February 01, 1998
Meetings & Conventions: Planner's Portfolio February 1998 Current Issue
February 1998 Net GainsPLANNER'S PORTFOLIO:

Net Gains


Will Jobs Be Lost to the Web?

The Internet may cut out some middlemen, but bypassing people can be risky

Rodman Marymor: For years we have depended on travel agents for our individual travel needs. After all, they had those big books with all the flight schedules, the hotel information and plenty of snazzy brochures. We went to agents because we didn't know how to do the bookings ourselves.

Those same professionals are gradually being replaced by Internet-based systems. There is already much debate among travel industry leaders about how the agent's role must be redefined because of technology's impact. It's inevitable, because we can now go online to do all of the searching, consulting and booking on our own.

Meetings industry suppliers see this model succeeding for leisure travel, and are working on providing the same kind of resources for planners -- processes that could cut out many middlemen. Comprehensive Web sites give planners a wealth of digital detail that can influence buying decisions, but so far the systems fall short of offering any kind of meaningful point of sale. The technology just is not in place to let planners block, negotiate and book electronically. The meeting planning process still requires human hands-on to ensure success.

What will happen when profit-conscious suppliers develop and implement online tools that let planners quickly and easily compare hotels and negotiate rates, register and confirm attendees, and control everything through powerful database applications? Will suppliers deal directly with customers more than with agents? Will the exchange mean fewer misunderstandings and greater profits -- or, dare I suggest, lower prices?

If sensible technology applications allowed planners to bring this part of the planning process back in-house (where I think it belongs), perhaps planners would find more choices, and gain better bargaining leverage and the ability to give increased value to their company. When technology enhances efficiency and effectiveness, planners can spend more time thinking and acting strategically, leaving many logistical chores to automation.

And what about third-party vendors? When they are ultimately replaced by online tools and resources, maybe they'll go into the software business or become planners or hotel sales managers.

Jeffrey Rasco: Not so fast. I think our agent friends need to keep their jobs a while longer, even much longer. Not that I don't think the Web has its promises. On the contrary, I'm an admitted technology junkie. But the techno-world we live in today is a lonely one. We sit for hours staring into a monitor, clicking away on the mouse, all alone. Millions of people are in cyber-seclusion. This probably explains the popularity of chat rooms, forums, and the heavyweight champion of the Internet -- e-mail.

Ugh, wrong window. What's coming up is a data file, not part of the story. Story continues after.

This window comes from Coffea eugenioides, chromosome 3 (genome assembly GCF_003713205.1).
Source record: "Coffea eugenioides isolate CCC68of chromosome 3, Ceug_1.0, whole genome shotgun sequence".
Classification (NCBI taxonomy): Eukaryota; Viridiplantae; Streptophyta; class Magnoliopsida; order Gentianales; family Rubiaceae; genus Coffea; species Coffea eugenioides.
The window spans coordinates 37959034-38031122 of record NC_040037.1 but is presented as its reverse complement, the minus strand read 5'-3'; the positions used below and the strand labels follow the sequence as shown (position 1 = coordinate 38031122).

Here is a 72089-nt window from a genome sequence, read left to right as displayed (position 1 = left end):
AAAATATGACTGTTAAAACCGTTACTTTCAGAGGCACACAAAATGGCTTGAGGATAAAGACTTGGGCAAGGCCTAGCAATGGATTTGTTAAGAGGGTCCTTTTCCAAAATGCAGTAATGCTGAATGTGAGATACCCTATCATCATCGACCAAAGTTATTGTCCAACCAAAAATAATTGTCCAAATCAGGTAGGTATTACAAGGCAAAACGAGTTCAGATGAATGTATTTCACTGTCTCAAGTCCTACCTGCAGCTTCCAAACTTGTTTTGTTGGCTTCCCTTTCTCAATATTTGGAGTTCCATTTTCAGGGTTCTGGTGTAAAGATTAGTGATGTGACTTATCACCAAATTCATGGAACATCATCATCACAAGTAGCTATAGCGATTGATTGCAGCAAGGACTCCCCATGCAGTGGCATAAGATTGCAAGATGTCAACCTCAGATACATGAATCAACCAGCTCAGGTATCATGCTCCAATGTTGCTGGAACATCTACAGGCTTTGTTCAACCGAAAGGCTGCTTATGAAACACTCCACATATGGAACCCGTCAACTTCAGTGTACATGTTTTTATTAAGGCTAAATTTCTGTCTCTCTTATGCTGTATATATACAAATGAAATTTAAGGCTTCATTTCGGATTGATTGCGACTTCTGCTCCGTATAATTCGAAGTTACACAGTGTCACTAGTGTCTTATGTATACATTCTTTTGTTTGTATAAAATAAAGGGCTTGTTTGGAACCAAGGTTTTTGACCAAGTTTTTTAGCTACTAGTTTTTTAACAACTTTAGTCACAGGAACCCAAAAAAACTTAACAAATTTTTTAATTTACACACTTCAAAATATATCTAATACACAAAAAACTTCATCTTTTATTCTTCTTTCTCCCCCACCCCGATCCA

Strategic-thinking meeting professionals embraced technology once it found its way onto their desktops. I found out about the Internet and World Wide Web years ago from other meeting planners who said, "Imagine -- we'll be doing site inspections and booking properties all over the world without ever leaving the office. We'll negotiate and sign contracts right at our desks! We'll take vacations that don't include a site visit!"

This Jetsonesque world is pretty much upon us. From our desks we can view properties around the world and three-dimensional virtual reality clips of what a venue offers. Through Internet conferencing we can speak with our suppliers and share files simultaneously, signing off with a digital signature. Requests for proposal and many of the other tools of our trade are now commonly found on the Web.

So, why don't we have any of that spare time the futurists were predicting? Because we can't evaluate a site properly on a computer screen, and I would add that most people probably prefer face-to-face contact at some point during negotiations. Many of our processes have been streamlined, but that doesn't mean we've been freed up to do absolutely everything ourselves. So I say let the travel pro get that commission. Our agents have certainly earned their keep by doing the research and negotiations when we didn't have the time. Computers can do the job, but it takes someone with industry knowledge to do it right.

Am I still a tech junkie? Sure, I love this stuff. But I love people more, and people will go the extra mile to help, where computers will only go as far as their programming allows. Let me know when you find a computer that can calm an upset speaker stranded in a faraway airport in the middle of the night, and then we'll talk about this again.

Rodman Marymor, CMP, and Jeff Rasco, CMP, are partners in San Francisco and Austin, Texas-based, providing technology solutions for the meetings industry.

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